This article originally appeared in Vice Australia
This article originally appeared on The Creators Project.
The "Western media gaze" on foreign cultures often lends itself to a harsh fetishization of the culture at hand, typically pushing a black and white narrative in line with a pre-established understanding that a typical viewer might already have. Photographer Gogy Esparza and creative Jey Perie have opted to actively combat this phenomenon in their project Beirut Youth, recently on view at the Adidas Originals Store in New York.
As the name suggests, Beirut Youth is a hyper-focalized photographic exploration of the multiplicity of young identities in the Lebanese capital, one that doesn't seek to promote the typical narrative of desolate conditions or harmful indoctrination that typically accompany Western explorations of the Middle East. The body of work features raw Beiruti youth in all shapes and forms, from the day-to-day struggles of the less fortunate to the rambunctious activities of the more affluent.
"We wanted to go beyond the stigmas of danger, pierce straight through them," Esparza explains to Creators. "We wanted souls, faces, emotion."
The duo first travelled to Beirut in August 2016 and instantly became enamored with the city: "Beirut is beautiful in one of the most unapologetic ways we've ever seen. War-torn and divided for most of its history, Lebanese pride and tradition are worn proudly," tells Esparza. But more than the city's beauty, they sought to capture its essence: "We felt like our generation needed insight into the hearts and energy of its youth; to disarm those who might have their guard up and to invite those both curious and familiar.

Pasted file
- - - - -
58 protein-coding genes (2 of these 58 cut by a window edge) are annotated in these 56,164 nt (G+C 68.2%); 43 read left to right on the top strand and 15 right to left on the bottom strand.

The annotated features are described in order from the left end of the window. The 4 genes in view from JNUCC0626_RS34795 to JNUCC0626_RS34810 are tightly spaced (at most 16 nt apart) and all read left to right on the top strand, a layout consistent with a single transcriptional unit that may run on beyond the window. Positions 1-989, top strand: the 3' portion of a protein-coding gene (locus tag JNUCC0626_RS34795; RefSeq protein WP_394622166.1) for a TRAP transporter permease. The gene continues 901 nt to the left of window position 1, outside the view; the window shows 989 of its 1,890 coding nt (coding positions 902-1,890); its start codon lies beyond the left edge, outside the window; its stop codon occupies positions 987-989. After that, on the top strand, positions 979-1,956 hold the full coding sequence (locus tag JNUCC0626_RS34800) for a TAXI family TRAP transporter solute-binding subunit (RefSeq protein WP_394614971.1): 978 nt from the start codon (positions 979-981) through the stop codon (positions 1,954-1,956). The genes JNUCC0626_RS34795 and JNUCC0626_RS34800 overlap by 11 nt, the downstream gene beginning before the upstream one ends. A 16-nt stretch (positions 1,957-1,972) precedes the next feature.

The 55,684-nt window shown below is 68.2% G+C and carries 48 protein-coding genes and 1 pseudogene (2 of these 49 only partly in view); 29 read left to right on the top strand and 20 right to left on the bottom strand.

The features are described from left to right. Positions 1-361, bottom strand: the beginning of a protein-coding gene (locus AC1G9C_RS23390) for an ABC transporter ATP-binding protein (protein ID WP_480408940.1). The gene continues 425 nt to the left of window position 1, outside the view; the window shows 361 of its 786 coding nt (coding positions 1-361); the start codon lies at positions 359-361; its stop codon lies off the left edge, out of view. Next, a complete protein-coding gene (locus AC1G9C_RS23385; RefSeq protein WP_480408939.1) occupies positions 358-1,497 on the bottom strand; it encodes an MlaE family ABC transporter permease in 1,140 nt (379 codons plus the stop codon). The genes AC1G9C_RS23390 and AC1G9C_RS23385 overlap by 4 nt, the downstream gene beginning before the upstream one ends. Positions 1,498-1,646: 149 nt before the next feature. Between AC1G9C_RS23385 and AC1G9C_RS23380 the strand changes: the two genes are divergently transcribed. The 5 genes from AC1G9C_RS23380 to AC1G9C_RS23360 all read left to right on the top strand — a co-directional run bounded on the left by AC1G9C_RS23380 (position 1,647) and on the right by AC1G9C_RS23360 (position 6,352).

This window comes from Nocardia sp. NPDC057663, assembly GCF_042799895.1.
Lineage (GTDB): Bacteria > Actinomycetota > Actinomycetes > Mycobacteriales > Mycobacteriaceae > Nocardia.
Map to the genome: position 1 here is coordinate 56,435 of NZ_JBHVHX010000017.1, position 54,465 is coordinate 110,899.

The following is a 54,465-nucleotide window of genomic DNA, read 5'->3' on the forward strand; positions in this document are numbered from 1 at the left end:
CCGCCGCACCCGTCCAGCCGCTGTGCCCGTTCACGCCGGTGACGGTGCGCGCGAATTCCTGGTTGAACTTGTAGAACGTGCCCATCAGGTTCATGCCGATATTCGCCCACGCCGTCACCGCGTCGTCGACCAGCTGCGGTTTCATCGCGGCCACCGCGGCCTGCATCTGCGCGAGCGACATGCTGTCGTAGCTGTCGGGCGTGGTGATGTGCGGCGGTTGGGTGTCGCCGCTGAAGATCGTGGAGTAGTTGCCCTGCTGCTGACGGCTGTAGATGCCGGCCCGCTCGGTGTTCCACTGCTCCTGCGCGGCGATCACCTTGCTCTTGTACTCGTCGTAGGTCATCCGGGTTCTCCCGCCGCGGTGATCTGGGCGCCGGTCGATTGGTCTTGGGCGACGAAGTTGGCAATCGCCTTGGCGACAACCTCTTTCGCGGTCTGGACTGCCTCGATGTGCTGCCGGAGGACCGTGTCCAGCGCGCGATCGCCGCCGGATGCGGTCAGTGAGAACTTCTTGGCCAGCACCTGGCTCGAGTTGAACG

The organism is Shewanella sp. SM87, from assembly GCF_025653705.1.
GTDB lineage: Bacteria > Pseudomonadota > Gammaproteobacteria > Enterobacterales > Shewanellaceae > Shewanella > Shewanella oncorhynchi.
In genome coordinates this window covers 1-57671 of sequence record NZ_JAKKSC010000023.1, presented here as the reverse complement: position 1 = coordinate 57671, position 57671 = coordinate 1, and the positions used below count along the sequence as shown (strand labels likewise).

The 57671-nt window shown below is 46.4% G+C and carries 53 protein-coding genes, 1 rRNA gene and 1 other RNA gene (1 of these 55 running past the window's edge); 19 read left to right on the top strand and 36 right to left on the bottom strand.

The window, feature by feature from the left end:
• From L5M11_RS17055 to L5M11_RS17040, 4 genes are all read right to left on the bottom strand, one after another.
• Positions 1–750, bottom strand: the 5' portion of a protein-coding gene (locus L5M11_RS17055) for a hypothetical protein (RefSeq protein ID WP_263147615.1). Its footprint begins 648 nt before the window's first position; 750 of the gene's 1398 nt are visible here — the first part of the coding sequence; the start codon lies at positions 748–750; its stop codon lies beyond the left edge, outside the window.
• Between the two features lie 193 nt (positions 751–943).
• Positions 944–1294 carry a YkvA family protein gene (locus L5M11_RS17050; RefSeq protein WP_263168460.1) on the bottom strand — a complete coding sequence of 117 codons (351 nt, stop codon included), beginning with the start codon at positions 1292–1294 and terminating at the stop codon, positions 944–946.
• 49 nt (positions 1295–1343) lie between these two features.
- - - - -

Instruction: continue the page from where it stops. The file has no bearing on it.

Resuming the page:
Were it not for the immediate traces of cultural differences (children smoking Hookah, Arabic writings, and so on), many of Esparza's images could easily be depicting Western youth, as this time in any person's life ultimately revolves around a varying mixture of self-learning, pleasure-seeking, and an adequate dose of mischievousness, no matter where you are. Societal contexts and cultural specificity changes, but the youthful soul does not.
But despite the surface-level similarities, the duo left the capital feeling deeply transformed: "This trip changed the shit out of me, and I'm sure I can speak for Jey and say the same," reveals Esparza. "We just wanted true stories; eyes and gazes, just to make sure to hold you in front of our frames. But certain things are just facts. The conditions we saw in the refugee camps are horrible and have been since they were set up for Palestinians in the 1940s."
The impact on Esparza was so notable that the photographer returned for a second trip in March 2017: "I captured more of these stories because I related to them more," he adds. "They felt my energy and trusted me to tell it. They need our help."